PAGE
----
Spring crops are looking very well and without the more usual effects of waterlogging seen in other years. Although weeds are emerging fast as a result of last week’s rain, be sure all are well through before spraying. Also watch the size of the annual meadow grass if this weed is also to be controlled – efficacy falls off rapidly once it begins to tiller. It is important to note that this season aphid numbers are the highest I have seen for a very long time and it would be advisable to apply an aphicide to control the spread of BYDV.
To minimise the effects of competition on the crop and optimise the level of weed control, herbicide application should be carried out once all weeds have emerged but are still small, and before they begin to compete with the crop for nutrients and light. Carrying out the weed control when they are at the 2-4 leaf stage is much more effective especially on difficult weeds such as fumitory and knotgrass, rather than delaying to coincide with the 1st fungicide application.
Broad leaved weeds resistant to particular groups of herbicides in NI is not a new problem – chickweed resistant to herbicides such as ALLY has been widespread throughout the province for some years. Sulfonylurea (SU) herbicides such as metsulfuron have a single mode of activity, blocking the production in many BLW of a key enzyme, acetolactate synthase. Products that use this mode of activity are known as ALS inhibiting herbicides and include the SU chemistry. As well as chickweed, mayweed and poppy have also developed widespread ALS resistance. This particular resistance problem has been managed by including herbicides into the tank-mix with different modes of activity to maintain good weed control.Zypar Strapline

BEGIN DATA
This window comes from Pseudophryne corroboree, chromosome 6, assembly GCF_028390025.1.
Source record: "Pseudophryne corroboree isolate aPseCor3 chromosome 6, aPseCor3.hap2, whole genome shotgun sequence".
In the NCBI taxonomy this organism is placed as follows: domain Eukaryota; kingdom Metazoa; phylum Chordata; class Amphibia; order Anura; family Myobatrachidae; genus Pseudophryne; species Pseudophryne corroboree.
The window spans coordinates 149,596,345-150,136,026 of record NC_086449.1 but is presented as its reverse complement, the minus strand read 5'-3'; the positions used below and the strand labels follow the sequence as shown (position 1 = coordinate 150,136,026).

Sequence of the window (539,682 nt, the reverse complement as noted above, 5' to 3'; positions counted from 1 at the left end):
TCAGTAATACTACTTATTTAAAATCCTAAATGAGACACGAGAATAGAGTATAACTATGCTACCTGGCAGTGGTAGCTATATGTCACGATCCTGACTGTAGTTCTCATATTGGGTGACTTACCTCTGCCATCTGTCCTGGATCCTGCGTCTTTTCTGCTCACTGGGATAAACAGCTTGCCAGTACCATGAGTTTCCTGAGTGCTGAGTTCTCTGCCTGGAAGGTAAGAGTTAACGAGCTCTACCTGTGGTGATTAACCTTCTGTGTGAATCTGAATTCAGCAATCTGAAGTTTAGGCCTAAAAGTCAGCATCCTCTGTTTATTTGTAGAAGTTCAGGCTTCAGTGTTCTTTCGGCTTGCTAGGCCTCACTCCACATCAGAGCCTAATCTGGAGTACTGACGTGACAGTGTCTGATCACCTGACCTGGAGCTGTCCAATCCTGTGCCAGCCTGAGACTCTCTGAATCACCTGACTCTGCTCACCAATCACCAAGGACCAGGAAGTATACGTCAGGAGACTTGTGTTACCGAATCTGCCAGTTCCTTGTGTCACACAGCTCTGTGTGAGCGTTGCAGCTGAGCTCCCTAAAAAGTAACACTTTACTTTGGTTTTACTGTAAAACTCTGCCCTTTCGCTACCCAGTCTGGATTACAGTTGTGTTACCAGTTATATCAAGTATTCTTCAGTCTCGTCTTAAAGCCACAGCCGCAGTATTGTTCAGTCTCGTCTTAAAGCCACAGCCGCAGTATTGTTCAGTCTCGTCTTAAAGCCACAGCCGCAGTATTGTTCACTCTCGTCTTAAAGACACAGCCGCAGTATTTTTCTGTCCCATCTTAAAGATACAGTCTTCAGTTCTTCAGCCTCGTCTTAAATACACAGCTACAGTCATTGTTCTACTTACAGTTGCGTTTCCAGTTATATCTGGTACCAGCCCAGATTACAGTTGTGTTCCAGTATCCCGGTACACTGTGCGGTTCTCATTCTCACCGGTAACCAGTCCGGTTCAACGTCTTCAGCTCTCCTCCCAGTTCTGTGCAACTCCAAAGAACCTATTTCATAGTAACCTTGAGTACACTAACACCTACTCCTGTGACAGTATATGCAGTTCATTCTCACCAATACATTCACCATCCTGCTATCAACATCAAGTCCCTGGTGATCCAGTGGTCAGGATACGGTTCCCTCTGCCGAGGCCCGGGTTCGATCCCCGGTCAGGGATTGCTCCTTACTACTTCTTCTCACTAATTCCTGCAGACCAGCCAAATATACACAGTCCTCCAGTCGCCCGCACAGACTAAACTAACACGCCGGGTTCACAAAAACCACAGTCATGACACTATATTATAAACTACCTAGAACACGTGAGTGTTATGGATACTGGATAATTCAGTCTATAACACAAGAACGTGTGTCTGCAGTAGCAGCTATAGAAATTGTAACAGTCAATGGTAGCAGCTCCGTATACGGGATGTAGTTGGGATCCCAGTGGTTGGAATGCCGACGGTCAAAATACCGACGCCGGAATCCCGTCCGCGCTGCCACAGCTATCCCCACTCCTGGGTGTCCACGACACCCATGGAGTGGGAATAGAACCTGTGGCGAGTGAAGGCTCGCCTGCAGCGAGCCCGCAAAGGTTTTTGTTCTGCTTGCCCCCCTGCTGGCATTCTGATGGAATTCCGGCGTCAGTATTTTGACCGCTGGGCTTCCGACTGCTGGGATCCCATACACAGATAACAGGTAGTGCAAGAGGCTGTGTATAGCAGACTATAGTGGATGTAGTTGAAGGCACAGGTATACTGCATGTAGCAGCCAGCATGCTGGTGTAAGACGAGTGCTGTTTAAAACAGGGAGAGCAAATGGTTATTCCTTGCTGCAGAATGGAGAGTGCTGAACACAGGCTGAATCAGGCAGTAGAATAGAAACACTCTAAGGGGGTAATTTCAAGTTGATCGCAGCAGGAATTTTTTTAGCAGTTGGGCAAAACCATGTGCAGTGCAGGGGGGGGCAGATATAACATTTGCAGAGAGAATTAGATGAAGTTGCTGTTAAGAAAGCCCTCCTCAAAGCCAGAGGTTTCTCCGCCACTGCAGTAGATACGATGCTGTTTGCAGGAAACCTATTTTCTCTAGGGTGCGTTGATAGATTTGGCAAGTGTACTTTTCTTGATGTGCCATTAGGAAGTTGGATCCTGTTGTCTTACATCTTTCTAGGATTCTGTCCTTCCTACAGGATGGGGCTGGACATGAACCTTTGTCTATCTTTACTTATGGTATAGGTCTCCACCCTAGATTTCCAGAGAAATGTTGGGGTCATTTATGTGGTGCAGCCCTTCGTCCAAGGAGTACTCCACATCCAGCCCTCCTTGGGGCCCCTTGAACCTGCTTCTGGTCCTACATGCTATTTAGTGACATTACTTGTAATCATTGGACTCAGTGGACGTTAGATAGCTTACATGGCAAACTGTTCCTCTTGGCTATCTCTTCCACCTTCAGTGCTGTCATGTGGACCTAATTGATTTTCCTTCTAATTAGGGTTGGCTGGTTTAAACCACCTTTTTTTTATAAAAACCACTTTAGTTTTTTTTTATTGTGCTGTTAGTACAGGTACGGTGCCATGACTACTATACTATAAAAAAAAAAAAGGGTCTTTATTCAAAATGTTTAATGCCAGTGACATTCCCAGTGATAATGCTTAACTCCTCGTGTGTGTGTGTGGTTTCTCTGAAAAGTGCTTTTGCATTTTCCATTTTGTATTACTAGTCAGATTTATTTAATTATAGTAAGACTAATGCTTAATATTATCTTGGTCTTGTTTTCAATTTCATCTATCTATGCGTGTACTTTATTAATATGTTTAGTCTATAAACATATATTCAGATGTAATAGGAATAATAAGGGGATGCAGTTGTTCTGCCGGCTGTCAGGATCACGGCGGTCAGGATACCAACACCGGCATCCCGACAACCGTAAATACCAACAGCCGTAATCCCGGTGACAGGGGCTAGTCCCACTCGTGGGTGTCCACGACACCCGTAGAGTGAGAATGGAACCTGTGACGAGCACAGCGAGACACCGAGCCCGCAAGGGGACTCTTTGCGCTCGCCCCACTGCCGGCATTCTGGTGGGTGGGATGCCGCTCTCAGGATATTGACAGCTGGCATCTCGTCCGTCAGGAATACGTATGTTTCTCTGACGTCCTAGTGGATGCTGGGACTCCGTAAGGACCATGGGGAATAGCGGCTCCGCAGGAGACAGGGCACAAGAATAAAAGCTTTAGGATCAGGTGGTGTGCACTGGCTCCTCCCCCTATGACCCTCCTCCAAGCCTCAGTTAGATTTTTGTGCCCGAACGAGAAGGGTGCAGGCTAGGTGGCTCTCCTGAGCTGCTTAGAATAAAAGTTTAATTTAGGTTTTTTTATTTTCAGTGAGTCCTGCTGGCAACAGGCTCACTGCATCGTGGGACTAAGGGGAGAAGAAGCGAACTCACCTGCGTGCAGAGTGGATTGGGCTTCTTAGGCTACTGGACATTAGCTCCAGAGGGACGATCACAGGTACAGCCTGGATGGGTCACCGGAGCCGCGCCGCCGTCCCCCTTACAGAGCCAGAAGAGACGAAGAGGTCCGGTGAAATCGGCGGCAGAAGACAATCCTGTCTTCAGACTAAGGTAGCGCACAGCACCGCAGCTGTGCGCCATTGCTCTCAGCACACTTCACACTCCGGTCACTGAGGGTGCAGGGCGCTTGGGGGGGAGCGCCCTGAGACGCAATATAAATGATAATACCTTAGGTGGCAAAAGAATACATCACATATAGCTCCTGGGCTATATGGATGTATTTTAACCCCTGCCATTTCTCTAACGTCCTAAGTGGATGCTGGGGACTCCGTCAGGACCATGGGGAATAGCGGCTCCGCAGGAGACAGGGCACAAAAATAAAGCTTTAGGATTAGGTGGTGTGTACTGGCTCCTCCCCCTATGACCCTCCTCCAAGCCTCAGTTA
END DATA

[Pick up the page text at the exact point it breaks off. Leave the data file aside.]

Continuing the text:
In spring cereals, ZYPAR will give excellent control of a wide range of weeds that will not be controlled by Ally on its own. These include chickweed, fumitory, fat-hen, groundsel, brassica weeds, and cleavers. It’s one relative weakness is redshank. Whilst it will control it to 6-leaf, it should be tank-mixed with another herbicide to ensure redshank right up to flowering is satisfactorily controlled. ALLY MAX and SAXON are excellent tank-mix partners for this purpose.
Winter cereals have greened up well and are now racing through the growth stages. Awns are now out on almost all winter barley crops with growth regulator applications complete. The cool nights during April held back the crop response to nitrogen, but this has turned around and all nitrogen applications should be completed in the coming days to maximise green leaf development and crop yield.
Winter wheat crops which have not yet received T2 should be treated as soon as possible along with the growth regulator if required. The cool dry April and well timed T1 treatments have kept Septoria infection low, but it is present in all crops and remains a key focus for T2 treatments planning forward. Yellow Rust has been observed at low levels but perhaps a combination of cold nights and effective varietal resistance has meant that there have been no explosions of infection we were more familiar with other years.